Pakistan PM Imran Khan to hold talks with President Trump
According to a senior Trump administration official, Trump and Khan will discuss a range of issues, including counter-terrorism, defense, energy, and...
Washington: Pakistan Prime Minister Imran Khan is set to hold talks with Donald Trump Monday to reboot bilateral ties that were hit after the US president publicly criticised Islamabad, cancelled military aid and asked it to do more to fight terrorism. Imran Khan, 66, is scheduled to meet President Trump at the White House, during which the American leadership is likely to press him to take "decisive and irreversible" actions against terrorist and militant groups operating from Pakistani soil and facilitate peace talks with the Taliban.
The cricketer-turned-politician arrived here on Saturday afternoon aboard a commercial Qatar Airways flight and is staying at the official residence of the Pakistani Ambassador to the US, Asad Majeed Khan. He was welcomed at the airport by his Foreign Minister Shah Mahmood Qureshi. A large number of Pakistani Americans also welcomed him. Trump, in addition to a one-on-one meeting in the Oval Office, will host the visiting delegation over a working lunch at the White House on Monday.
Khan is also scheduled to meet lawmakers at the US Capitol Hill. The relations between Pakistan and the US have remained tense during Trump's tenure. The US president has publicly said that Pakistan has given us "nothing but lies and deceit" and also suspended security and other assistance for backing terror groups. Trump during the 2016 presidential campaign had promised to withdraw American troops from Afghanistan and he knows it very well that this cannot happen without the co-operation from Pakistan. The peace process in Afghanistan could very well be the central point of discussion between the two leaders.
Khan will be accompanied by Pakistan Army Chief Gen Qamar Javed Bajwa and director general of Inter-Services Intelligence (ISI) Lt Gen Faiz Hameed. According to a senior Trump administration official, Trump and Khan will discuss a range of issues, including counterterrorism, defense, energy, and trade, with the overall goal of creating the conditions for a peaceful South Asia and an enduring partnership between the two countries. The purpose of the visit is to press for concrete cooperation from Pakistan to advance the Afghanistan peace process and to encourage Pakistan to deepen and sustain its recent efforts to crack down on militants and terrorists within its territory, said the official.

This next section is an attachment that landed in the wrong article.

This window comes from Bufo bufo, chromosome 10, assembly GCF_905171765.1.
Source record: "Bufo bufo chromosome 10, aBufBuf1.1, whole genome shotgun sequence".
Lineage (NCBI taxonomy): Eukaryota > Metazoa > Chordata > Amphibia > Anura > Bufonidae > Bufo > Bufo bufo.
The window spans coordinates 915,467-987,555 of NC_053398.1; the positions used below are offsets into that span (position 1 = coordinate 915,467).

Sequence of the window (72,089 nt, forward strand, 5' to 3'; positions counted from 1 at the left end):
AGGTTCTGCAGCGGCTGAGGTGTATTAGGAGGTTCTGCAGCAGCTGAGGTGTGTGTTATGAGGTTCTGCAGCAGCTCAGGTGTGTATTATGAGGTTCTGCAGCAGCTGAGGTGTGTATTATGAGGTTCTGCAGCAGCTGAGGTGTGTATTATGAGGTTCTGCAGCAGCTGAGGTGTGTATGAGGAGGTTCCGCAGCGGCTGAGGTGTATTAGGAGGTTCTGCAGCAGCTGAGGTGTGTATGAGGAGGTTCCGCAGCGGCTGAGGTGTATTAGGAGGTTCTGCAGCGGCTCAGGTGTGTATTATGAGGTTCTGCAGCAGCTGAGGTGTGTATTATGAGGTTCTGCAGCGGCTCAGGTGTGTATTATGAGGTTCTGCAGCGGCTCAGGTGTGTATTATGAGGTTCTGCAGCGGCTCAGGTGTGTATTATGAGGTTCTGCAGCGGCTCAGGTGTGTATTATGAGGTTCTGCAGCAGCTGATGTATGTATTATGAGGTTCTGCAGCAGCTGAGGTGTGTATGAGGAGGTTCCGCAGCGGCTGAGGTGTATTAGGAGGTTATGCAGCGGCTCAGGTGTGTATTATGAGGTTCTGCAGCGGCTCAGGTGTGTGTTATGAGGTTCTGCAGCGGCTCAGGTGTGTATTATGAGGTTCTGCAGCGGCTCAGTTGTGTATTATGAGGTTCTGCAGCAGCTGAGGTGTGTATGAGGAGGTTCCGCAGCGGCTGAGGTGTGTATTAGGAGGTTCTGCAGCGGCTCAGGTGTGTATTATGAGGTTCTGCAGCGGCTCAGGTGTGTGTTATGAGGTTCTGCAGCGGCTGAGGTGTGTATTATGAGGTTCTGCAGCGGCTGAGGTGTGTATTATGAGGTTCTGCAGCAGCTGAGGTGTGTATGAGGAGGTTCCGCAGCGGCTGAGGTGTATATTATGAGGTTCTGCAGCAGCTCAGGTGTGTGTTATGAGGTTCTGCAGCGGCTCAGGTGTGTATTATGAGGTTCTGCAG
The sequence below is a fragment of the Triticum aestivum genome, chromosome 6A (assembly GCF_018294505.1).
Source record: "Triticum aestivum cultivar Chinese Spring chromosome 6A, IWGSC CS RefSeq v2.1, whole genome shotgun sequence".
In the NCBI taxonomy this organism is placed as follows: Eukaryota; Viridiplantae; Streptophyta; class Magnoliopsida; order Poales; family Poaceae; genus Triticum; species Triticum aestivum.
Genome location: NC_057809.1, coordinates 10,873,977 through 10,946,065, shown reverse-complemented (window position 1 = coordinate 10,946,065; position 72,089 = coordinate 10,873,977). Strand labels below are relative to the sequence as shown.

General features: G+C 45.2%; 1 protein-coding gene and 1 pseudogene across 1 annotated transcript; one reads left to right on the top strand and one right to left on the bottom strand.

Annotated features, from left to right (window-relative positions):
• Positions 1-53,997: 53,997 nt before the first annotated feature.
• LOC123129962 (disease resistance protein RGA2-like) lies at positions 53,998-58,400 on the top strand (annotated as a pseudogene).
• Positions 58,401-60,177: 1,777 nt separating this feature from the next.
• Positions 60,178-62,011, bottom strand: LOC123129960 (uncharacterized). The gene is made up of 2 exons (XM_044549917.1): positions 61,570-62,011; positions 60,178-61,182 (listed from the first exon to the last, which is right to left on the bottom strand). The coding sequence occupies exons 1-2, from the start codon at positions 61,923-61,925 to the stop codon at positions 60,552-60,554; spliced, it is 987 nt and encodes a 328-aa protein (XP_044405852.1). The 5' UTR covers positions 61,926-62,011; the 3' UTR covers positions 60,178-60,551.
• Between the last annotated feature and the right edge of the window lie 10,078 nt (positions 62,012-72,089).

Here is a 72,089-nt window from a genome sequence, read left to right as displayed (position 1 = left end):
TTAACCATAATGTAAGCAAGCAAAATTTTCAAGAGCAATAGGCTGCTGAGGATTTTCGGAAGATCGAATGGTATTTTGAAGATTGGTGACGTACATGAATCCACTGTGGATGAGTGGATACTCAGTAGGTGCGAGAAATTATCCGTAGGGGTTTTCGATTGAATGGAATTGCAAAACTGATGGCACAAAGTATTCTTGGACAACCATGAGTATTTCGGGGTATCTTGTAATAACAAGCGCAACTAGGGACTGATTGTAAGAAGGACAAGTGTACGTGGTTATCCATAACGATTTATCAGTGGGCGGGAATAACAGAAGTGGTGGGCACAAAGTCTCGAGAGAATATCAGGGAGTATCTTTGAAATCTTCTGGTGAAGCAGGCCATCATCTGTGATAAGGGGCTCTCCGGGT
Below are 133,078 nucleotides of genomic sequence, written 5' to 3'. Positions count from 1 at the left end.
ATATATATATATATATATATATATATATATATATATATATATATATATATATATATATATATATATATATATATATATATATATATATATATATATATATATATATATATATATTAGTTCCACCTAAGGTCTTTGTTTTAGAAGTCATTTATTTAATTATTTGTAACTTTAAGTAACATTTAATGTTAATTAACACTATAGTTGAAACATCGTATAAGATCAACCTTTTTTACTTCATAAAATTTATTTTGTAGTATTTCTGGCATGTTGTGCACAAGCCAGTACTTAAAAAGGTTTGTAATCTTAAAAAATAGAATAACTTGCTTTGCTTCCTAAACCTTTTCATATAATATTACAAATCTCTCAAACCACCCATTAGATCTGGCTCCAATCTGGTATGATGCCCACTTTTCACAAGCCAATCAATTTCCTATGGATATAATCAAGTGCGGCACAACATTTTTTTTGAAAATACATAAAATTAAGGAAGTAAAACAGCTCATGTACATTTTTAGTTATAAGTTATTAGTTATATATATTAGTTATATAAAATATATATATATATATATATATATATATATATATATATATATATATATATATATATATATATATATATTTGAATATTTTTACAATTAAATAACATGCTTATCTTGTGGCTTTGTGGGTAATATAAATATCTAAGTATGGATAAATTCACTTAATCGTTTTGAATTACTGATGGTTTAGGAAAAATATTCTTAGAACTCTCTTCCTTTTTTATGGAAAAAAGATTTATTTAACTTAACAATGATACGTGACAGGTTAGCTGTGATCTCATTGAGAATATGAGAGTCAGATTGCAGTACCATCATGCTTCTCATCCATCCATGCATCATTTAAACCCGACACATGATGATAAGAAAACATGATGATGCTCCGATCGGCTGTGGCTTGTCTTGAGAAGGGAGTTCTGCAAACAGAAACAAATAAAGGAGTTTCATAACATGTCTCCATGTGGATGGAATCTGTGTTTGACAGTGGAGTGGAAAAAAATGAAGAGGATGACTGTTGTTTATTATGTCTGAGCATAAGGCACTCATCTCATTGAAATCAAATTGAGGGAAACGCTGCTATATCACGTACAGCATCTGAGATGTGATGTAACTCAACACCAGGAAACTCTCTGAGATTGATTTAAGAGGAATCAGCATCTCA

"We also want to send a message to Pakistan that the door is open to repairing relations and building an enduring partnership if Pakistan changes its policies with regard to terrorists and militants," the official said on Saturday. Three of the top advisors of Trump would be missing the working luncheon due to their pre-scheduled travel. They included Secretary of State Mike Pompeo, National Security Advisor John Bolton and the Special US Representative for Afghan Reconciliation, Zalmay Khalilzad. During the meeting, Trump would also encourage Pakistan to create opportunities for enhancing regional economic development and connectivity.
Aparna Pande from the Hudson Institute think-tank said that a meeting between President Trump and Khan would not change "Pakistan's strategic calculus or American grand strategy". "Hope is not a policy. For the last five decades, American policy towards Pakistan has centered on convincing Pakistan to change its strategic calculus," she said. "The US has offered economic aid, military aid, and major non-NATO ally status, even turned a blind eye to Pakistan's nuclear programme in the hope that Pakistan would eventually feel secure and thus not look at India as a threat. That hasn't happened," Pande said.
According to Pande, who is director of Hudson Institute's Initiative on the Future of India and South Asia, the US interests and Pakistan's interests do not align at any level. "The US sees India as an ally and strategic partner and wants an India that plays a greater role in the global arena. Pakistan seeks to keep India tied down and wants parity, she said. "The US wants a stable Afghanistan and views the Haqqani network and the Afghan Taliban as not conducive to its interests, these groups are Pakistan's only allies in Afghanistan," Pande said in response to a question.